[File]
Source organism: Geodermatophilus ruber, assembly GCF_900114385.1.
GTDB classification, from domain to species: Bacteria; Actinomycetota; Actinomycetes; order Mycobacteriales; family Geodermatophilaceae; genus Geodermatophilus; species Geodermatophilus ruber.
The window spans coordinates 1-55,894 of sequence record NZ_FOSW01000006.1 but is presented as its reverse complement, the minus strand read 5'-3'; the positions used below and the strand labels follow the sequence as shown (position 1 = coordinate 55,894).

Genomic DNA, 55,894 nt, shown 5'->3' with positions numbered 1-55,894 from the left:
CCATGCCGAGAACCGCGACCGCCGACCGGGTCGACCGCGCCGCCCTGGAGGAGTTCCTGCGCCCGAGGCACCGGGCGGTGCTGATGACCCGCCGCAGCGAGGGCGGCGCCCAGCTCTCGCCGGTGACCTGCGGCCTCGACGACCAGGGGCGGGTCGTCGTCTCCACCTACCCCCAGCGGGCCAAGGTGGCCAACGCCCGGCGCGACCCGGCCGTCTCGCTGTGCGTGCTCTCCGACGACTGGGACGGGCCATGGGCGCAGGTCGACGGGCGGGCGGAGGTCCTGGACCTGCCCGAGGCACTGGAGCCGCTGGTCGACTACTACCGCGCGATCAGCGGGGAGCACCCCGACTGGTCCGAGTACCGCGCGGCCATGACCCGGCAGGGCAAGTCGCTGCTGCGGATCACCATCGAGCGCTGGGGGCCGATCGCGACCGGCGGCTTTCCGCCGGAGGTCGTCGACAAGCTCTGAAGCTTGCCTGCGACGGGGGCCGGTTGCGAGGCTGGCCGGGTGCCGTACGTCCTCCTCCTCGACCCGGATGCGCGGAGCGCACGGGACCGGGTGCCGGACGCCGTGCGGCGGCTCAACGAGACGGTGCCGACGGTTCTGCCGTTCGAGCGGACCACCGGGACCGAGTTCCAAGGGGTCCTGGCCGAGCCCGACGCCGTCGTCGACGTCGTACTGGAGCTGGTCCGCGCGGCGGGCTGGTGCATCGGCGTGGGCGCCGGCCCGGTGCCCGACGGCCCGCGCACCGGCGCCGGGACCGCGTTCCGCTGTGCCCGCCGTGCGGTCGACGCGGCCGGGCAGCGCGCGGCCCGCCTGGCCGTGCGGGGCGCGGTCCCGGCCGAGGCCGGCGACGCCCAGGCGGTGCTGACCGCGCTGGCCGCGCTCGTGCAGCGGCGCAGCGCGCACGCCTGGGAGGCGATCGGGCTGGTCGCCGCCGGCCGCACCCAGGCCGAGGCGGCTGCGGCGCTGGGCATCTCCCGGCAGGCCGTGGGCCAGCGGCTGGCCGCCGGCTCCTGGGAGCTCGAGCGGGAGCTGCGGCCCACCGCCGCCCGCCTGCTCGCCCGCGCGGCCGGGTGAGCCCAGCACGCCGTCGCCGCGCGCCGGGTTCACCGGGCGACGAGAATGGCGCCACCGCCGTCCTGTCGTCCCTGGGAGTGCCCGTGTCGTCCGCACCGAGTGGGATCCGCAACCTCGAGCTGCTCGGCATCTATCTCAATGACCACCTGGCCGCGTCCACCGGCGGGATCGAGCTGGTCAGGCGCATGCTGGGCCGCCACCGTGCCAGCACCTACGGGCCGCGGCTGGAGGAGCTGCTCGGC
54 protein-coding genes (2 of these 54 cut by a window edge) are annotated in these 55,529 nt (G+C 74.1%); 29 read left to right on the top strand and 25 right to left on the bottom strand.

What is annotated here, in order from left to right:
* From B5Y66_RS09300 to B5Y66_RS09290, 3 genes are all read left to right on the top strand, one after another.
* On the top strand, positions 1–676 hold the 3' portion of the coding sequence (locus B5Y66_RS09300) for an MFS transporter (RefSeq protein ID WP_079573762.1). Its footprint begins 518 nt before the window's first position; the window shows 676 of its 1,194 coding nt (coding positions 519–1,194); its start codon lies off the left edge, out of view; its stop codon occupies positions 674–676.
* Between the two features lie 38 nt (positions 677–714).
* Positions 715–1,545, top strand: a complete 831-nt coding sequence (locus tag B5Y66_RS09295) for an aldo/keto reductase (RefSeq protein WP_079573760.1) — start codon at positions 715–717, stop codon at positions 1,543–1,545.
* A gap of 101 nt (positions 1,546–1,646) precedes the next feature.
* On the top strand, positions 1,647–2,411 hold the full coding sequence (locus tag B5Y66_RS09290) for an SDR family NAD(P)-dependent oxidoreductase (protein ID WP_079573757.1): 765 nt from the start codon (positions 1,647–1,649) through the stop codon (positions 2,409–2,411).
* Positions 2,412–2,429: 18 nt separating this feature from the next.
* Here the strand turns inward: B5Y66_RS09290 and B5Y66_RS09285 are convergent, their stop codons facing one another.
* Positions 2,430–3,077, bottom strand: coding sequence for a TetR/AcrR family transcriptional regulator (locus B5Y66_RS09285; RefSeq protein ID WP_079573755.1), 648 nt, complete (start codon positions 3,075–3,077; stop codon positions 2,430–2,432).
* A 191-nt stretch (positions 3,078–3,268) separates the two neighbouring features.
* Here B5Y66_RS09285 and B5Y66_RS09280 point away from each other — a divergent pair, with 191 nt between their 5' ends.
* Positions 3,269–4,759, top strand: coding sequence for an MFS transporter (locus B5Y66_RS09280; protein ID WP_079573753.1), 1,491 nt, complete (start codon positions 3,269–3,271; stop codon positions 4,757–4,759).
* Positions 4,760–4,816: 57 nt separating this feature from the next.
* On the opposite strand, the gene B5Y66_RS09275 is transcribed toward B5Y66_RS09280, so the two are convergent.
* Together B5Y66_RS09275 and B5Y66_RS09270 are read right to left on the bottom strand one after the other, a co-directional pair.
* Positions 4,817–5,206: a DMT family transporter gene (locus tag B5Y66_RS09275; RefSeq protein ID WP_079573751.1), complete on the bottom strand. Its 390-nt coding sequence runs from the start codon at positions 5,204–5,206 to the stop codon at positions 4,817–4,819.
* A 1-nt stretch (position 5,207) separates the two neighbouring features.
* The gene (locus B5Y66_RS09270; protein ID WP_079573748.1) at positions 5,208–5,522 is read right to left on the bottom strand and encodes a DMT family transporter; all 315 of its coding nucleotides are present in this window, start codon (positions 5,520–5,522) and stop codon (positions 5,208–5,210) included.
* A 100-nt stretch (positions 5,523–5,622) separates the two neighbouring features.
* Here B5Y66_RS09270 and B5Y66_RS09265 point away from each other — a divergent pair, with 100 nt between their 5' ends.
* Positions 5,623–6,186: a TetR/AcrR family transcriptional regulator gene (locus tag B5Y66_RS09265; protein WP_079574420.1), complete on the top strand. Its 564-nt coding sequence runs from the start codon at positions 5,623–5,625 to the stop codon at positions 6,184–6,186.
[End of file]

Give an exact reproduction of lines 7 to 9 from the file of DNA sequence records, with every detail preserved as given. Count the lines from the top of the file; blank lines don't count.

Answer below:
What is annotated here, in order from left to right:
* From B5Y66_RS09300 to B5Y66_RS09290, 3 genes are all read left to right on the top strand, one after another.
* On the top strand, positions 1–676 hold the 3' portion of the coding sequence (locus B5Y66_RS09300) for an MFS transporter (RefSeq protein ID WP_079573762.1). Its footprint begins 518 nt before the window's first position; the window shows 676 of its 1,194 coding nt (coding positions 519–1,194); its start codon lies off the left edge, out of view; its stop codon occupies positions 674–676.